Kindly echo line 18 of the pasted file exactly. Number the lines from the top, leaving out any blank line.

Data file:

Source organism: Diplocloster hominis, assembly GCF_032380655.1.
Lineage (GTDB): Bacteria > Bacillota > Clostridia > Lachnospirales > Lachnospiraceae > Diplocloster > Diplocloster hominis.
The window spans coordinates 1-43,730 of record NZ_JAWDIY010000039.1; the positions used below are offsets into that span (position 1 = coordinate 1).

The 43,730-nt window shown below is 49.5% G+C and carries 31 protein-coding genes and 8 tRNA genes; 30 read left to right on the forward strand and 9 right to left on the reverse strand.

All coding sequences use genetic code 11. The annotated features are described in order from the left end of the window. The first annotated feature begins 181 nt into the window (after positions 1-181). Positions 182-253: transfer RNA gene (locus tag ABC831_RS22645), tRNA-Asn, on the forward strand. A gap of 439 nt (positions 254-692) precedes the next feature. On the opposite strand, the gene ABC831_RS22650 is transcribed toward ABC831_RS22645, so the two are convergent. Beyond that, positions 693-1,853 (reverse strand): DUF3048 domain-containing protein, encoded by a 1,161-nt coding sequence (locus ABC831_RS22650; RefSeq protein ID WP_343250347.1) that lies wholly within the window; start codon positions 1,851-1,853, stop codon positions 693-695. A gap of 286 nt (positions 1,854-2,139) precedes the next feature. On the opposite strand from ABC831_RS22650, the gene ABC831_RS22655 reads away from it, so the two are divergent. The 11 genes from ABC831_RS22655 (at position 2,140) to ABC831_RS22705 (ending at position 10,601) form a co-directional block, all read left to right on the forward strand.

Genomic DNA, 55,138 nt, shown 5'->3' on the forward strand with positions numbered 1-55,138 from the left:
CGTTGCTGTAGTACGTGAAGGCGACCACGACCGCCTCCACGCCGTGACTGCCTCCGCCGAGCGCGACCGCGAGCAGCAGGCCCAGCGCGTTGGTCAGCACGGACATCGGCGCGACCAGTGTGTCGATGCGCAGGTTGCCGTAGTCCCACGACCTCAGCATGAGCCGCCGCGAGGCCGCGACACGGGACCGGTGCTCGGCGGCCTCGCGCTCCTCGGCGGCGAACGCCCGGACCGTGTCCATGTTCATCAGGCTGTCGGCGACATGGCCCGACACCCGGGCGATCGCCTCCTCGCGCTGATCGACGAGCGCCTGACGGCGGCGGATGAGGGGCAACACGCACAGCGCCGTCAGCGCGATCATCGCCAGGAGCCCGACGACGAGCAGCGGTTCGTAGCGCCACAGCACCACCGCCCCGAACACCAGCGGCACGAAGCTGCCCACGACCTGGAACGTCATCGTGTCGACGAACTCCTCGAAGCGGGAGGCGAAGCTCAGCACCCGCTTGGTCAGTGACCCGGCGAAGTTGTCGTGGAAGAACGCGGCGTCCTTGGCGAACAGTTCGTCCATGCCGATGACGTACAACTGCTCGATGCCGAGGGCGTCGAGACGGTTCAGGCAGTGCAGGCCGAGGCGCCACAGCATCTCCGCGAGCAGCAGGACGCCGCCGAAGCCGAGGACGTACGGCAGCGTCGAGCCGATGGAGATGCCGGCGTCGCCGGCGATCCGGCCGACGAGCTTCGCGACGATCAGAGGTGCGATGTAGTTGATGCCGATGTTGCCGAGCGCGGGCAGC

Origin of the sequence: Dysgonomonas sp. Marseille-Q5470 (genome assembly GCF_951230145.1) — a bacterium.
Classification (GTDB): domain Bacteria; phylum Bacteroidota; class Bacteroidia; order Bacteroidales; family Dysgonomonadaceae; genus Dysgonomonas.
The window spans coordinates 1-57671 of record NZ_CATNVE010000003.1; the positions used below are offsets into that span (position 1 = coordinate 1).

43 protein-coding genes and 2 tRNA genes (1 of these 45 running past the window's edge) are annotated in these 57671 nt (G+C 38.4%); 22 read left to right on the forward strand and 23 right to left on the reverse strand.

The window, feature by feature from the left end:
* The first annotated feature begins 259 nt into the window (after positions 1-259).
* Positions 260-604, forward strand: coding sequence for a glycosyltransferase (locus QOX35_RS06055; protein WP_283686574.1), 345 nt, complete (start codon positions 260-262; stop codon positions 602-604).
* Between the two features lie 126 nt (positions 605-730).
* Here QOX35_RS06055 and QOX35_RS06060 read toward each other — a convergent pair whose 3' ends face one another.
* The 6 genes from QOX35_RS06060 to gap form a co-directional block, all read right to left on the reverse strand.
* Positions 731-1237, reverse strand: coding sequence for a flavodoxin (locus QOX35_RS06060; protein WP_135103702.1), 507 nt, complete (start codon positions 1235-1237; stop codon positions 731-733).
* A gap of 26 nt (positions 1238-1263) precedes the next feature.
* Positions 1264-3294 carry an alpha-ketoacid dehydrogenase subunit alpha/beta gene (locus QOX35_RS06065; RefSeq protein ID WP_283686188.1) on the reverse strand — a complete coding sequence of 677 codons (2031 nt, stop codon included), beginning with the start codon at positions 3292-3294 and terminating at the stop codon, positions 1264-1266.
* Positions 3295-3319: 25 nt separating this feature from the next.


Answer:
* Positions 731-1237, reverse strand: coding sequence for a flavodoxin (locus QOX35_RS06060; protein WP_135103702.1), 507 nt, complete (start codon positions 1235-1237; stop codon positions 731-733).